Interestingly, although IIA and IIB perform the same molecular functions, specific depletion of these isoforms results in distinct migratory phenotypes. For example, specific depletion of IIA in various cell types results in increases in protrusive activity with concomitant increases in motility rates, whereas distinct, even opposing effects on migration occur with IIB depletion (Sandquist et al., 2006 ; Even-Ram et al., 2007 ). Thus, more than just regulating myosin II functions in general, cells can regulate myosin II functions in isoform-specific ways. One distinction between IIA and IIB that has been observed in motile cells is a difference in their subcellular distribution. Particularly, IIA is commonly found to enrich in the front of migrating cells relative to IIB, whereas IIB generally accumulates in the cell rear (Kolega, 1998 ; Saitoh et al., 2001 ; Kolega, 2003 ). This differential localization suggests that the spatiotemporal regulation of the activities of the different myosin II isoforms may contribute to their distinct functions in cell motility. However, the molecular mechanisms underlying isoform-distinct subcellular distributions in migrating cells are not well defined. Accordingly, we used a chimeric analysis to determine which region of the myosin heavy chain is responsible for directing isoform-specific distribution. Experimental analysis with the chimeras revealed that the predominant factor directing isoform-specific distribution is a small C-terminal region in the tail of the myosin heavy chain, a region that is responsible for regulating filament assembly. Swapping this domain between isoforms inverted several isoform-specific properties, demonstrating the importance of this domain in controlling the distinct functions of IIA and IIB. The results presented here thus advance our understanding as to how each isoform uniquely functions during the motile process.
Polyclonal antibodies for nonmuscle myosin II heavy chain A (PRB-440P) and B (PRB-445P) were purchased from Covance Research Products (Princeton, NJ). Monoclonal anti-β-actin antibody (AC-15; A-5441) was purchased from Sigma-Aldrich (St. Louis, MO). Polyclonal myosin light chain 2 (3672) and polyclonal phospho-myosin light chain 2 (Ser19; 3671) antibodies were purchased from Cell Signaling Technology (Danvers, MA). Polyclonal anti-green fluorescent protein (GFP) antibody (sc-8334) was obtained from Santa Cruz Biotechnology (Santa Cruz, CA). Cy3-conjugated AffiniPure goat anti-rabbit immunoglobulin G (IgG) (111-166-003) and fluorescein-conjugated AffiniPure goat anti-mouse IgG (115-095-146) antibodies were purchased from Jackson ImmunoResearch Laboratories (West Grove, PA). Secondary antibodies used for quantitative detection of protein with the Odyssey infrared imaging system (Li-Cor Biosciences, Lincoln, NE) were IRDye 800-conjugated affinity-purified goat anti-rabbit IgG (611-132-122; Rockland Immunochemicals, Gilbertsville, PA) and Alexa Fluor 680-conjugated goat anti-mouse IgG (A21058; Invitrogen, Carlsbad, CA). Rhodamine-conjugated phalloidin (R415) and Alexa Fluor 350-conjugated phalloidin (A22281) were from Invitrogen. Y27632 (688000), racemic blebbistatin (203390), and jasplakinolide (420127) were purchased from Calbiochem (San Diego, CA). All other reagents not specified were purchased from Sigma-Aldrich.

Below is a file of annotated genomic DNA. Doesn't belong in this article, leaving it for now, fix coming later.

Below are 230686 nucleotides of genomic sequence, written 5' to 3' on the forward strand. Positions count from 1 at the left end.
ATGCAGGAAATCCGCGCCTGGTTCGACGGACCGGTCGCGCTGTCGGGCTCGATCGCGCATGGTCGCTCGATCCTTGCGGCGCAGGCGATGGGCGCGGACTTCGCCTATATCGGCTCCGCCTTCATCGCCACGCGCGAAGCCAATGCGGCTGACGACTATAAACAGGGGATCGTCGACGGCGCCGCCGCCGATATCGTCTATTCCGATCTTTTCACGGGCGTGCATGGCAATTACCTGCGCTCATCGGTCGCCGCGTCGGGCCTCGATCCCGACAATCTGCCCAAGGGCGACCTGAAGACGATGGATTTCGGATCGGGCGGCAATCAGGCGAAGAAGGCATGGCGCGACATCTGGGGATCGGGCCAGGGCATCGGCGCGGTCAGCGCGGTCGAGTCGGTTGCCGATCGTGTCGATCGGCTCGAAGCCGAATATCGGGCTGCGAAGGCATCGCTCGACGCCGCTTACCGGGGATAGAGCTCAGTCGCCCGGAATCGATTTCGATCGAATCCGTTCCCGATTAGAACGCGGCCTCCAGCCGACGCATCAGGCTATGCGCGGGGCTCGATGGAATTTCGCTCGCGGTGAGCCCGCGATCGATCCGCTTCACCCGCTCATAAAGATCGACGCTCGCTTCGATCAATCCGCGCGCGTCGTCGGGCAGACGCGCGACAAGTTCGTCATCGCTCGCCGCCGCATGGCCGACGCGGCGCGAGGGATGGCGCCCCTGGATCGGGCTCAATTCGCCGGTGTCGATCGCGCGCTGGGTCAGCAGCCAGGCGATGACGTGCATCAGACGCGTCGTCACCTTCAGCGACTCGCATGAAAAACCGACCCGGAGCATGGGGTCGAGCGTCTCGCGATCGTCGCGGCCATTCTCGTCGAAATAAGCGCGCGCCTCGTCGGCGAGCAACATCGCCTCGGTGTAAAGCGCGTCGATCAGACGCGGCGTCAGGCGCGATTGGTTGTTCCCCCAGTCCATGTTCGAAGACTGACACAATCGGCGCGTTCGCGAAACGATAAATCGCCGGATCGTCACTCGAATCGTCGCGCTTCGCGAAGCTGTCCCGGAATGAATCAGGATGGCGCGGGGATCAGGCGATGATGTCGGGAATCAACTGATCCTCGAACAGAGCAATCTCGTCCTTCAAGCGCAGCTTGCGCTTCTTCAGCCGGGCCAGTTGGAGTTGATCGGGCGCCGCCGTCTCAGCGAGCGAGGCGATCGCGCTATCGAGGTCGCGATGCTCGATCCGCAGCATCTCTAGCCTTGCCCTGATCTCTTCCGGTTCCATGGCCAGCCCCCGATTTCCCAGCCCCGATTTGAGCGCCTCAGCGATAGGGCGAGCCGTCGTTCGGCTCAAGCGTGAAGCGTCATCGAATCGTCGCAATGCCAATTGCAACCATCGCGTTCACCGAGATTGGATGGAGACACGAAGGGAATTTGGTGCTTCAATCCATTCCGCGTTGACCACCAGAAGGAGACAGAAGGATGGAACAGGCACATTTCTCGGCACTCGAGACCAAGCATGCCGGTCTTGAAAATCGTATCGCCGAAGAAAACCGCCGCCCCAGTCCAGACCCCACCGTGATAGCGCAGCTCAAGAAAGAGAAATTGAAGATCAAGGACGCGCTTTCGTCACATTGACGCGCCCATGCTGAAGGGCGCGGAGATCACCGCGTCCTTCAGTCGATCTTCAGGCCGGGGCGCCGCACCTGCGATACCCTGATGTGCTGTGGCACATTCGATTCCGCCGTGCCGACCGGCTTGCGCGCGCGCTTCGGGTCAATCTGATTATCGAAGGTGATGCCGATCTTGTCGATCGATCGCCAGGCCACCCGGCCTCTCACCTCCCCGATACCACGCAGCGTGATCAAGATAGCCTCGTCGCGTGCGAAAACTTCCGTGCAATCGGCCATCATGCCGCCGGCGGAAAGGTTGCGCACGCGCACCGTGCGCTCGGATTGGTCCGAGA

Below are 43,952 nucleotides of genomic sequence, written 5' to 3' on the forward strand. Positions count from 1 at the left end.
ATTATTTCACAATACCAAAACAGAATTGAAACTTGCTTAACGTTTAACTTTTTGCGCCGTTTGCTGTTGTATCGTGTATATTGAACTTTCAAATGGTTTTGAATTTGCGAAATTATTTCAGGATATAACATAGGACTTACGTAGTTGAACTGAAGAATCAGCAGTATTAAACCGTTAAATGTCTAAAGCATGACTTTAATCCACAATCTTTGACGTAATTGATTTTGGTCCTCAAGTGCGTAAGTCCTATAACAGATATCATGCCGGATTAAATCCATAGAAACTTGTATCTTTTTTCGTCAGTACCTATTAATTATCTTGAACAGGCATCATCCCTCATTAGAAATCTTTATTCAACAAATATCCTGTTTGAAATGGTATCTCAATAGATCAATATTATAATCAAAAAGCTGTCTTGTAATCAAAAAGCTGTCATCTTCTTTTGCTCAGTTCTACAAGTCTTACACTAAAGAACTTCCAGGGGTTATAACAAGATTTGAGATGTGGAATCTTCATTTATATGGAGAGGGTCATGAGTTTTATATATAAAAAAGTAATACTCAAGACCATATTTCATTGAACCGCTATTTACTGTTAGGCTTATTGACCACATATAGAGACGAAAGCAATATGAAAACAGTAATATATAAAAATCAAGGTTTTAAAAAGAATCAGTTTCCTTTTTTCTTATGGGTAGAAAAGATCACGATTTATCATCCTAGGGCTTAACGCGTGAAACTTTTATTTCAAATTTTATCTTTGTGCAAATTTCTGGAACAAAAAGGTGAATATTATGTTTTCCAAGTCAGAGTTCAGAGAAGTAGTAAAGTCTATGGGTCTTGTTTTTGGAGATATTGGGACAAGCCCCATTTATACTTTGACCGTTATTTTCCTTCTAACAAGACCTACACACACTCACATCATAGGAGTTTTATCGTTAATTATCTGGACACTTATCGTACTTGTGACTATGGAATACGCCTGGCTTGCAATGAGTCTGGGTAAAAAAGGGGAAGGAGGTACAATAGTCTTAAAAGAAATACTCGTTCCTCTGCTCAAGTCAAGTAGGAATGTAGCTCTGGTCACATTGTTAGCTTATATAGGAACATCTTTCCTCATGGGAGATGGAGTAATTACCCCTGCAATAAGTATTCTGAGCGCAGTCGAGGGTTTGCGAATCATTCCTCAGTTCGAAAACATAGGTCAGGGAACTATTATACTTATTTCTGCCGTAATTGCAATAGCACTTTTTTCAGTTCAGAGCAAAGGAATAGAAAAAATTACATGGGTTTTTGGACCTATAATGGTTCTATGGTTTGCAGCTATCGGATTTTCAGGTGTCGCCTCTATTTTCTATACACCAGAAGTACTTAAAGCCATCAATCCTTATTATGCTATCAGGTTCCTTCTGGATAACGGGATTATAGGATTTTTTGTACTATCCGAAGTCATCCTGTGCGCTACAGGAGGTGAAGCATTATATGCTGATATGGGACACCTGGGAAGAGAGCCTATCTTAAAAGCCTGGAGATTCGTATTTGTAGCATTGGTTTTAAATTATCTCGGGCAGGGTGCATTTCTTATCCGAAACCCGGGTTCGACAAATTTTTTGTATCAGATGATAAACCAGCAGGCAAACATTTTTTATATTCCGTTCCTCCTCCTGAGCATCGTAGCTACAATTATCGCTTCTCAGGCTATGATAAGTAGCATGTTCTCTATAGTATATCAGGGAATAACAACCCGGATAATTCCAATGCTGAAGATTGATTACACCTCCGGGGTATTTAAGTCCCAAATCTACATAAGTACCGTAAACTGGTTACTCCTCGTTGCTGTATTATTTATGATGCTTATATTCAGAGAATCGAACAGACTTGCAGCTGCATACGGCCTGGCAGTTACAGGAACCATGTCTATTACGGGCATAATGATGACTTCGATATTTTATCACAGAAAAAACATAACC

Because the primary goal of this study was to characterize how IIA and IIB assume distinct distribution in motile cells, we examined isoform distribution in wound migrating A549 cells, a cell type in which these isoforms have been shown to perform distinct functions in wound migration (Sandquist et al., 2006 ). However, a key feature of normal IIA and IIB distribution is a strong colocalization with actin stress fibers. Therefore, we also used a simian virus 40-transformed variant of WI-38 human lung fibroblasts, because these cells form actin stress fibers more robustly than A549 cells and also undergo wound migration. We observed similar results for both cell types in our experiments; thus, the results for only one cell type are shown in each figure, as indicated in the figure legends. The A549 cells were maintained in Dulbecco's modified Eagle's medium supplemented with 10% heat-inactivated fetal bovine serum (FBS), and WI-38 cells were maintained in Eagle's minimal essential medium supplemented with 10% FBS. Both mediums included antibiotics (100 U/ml penicillin and 100 μg/ml streptomycin). All cells were cultured in a humidified atmosphere of 5% CO2 at 37°C.
A549 and WI-38 cells were transfected by nucleofection by using Cell Line Nucleofector lit T (VCA-1002) and kit R (VCA-1001), respectively, from Amaxa Biosystems (Gaithersburg, MD) by the suggested optimized protocol for each cell line, with the following exceptions. Nucleofection buffer consisted of 50 μl of Solution T or R, 50 μl of phosphate-buffered saline (PBS), and 11 μl of Supplement per 1 × 106 cells (A549) or 7.5 × 105 cells (WI-38), mixed immediately before nucleofection. For a single plasmid transfection, 3 μg of DNA was nucleofected per 1 × 106 cells, whereas 2 μg of DNA of each plasmid was used for cotransfection. After nucleuofection, the cells were directly plated into plastic 35-mm dishes and incubated overnight. Then, cells were trypsinized and replated appropriately for each of the assays described below. Experiments were generally conducted 24–36 h after replating.